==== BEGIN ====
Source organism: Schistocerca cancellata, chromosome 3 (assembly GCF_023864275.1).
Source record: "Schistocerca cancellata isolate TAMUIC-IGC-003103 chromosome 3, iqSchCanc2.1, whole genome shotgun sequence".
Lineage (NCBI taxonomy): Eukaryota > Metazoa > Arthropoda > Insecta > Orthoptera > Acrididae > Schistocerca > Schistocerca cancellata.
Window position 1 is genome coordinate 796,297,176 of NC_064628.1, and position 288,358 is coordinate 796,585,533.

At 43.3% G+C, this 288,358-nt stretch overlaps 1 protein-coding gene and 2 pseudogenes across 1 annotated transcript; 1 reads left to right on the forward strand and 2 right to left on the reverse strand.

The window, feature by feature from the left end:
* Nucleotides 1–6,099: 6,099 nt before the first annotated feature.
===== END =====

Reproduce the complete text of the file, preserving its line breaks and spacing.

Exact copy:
Source organism: Schistocerca cancellata, chromosome 3 (assembly GCF_023864275.1).
Source record: "Schistocerca cancellata isolate TAMUIC-IGC-003103 chromosome 3, iqSchCanc2.1, whole genome shotgun sequence".
Lineage (NCBI taxonomy): Eukaryota > Metazoa > Arthropoda > Insecta > Orthoptera > Acrididae > Schistocerca > Schistocerca cancellata.
Window position 1 is genome coordinate 796,297,176 of NC_064628.1, and position 288,358 is coordinate 796,585,533.

At 43.3% G+C, this 288,358-nt stretch overlaps 1 protein-coding gene and 2 pseudogenes across 1 annotated transcript; 1 reads left to right on the forward strand and 2 right to left on the reverse strand.

The window, feature by feature from the left end:
* Nucleotides 1–6,099: 6,099 nt before the first annotated feature.